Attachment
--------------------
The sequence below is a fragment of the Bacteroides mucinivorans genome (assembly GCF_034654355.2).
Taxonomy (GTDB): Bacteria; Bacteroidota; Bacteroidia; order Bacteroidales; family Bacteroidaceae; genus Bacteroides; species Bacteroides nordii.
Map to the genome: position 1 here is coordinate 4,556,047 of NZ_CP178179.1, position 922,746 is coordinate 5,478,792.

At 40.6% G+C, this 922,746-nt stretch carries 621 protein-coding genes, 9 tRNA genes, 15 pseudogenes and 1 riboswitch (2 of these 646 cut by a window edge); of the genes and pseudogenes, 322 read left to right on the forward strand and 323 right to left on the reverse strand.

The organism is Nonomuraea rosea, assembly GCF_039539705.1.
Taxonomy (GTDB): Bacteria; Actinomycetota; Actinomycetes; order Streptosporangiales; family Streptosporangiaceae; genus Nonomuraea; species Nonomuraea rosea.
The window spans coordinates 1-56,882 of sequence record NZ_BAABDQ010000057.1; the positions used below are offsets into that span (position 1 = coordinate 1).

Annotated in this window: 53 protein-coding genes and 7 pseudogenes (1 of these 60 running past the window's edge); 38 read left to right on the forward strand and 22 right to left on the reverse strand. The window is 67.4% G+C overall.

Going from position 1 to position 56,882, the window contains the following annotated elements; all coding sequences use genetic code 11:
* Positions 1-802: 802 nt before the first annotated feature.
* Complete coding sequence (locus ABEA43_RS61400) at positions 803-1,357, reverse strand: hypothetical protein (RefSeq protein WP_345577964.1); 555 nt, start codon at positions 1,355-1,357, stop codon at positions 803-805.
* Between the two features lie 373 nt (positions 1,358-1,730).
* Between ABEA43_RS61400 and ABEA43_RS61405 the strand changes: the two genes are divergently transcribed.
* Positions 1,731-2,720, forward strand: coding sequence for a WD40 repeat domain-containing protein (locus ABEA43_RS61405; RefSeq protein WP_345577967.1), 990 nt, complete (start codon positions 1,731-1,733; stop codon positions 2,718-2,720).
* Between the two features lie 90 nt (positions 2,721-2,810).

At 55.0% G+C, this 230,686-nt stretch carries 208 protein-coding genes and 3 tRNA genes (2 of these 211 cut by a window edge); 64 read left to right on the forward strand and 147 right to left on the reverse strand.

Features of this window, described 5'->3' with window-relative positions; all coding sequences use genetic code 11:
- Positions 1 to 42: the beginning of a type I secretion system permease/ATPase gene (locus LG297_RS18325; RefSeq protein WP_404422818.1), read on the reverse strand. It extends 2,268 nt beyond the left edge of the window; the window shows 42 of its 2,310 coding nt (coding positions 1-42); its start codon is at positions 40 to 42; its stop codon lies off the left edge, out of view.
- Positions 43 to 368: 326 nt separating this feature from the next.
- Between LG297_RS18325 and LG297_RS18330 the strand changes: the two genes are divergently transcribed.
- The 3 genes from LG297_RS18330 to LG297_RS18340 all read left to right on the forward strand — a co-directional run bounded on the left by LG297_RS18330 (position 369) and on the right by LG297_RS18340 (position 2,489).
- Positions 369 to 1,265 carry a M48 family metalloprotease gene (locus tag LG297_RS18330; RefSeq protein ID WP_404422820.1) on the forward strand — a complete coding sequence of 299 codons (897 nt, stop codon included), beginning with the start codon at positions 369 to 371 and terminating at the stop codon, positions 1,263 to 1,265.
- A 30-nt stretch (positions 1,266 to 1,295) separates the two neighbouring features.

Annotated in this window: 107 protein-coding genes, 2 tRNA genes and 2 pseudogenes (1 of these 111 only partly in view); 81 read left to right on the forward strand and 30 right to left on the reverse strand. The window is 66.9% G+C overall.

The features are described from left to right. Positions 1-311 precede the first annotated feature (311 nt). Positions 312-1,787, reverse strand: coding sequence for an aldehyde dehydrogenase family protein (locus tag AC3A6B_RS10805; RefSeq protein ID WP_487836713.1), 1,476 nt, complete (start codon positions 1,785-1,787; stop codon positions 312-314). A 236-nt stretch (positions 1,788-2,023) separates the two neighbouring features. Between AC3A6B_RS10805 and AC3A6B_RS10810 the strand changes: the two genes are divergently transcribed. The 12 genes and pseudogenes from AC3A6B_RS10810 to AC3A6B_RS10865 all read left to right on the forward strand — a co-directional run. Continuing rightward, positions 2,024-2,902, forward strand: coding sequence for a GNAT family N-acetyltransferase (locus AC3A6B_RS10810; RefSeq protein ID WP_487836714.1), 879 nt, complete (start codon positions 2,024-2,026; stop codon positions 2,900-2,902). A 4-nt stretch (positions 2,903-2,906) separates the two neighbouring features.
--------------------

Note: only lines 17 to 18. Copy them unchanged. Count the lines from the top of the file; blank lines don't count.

Features of this window, described 5'->3' with window-relative positions; all coding sequences use genetic code 11:
- Positions 1 to 42: the beginning of a type I secretion system permease/ATPase gene (locus LG297_RS18325; RefSeq protein WP_404422818.1), read on the reverse strand. It extends 2,268 nt beyond the left edge of the window; the window shows 42 of its 2,310 coding nt (coding positions 1-42); its start codon is at positions 40 to 42; its stop codon lies off the left edge, out of view.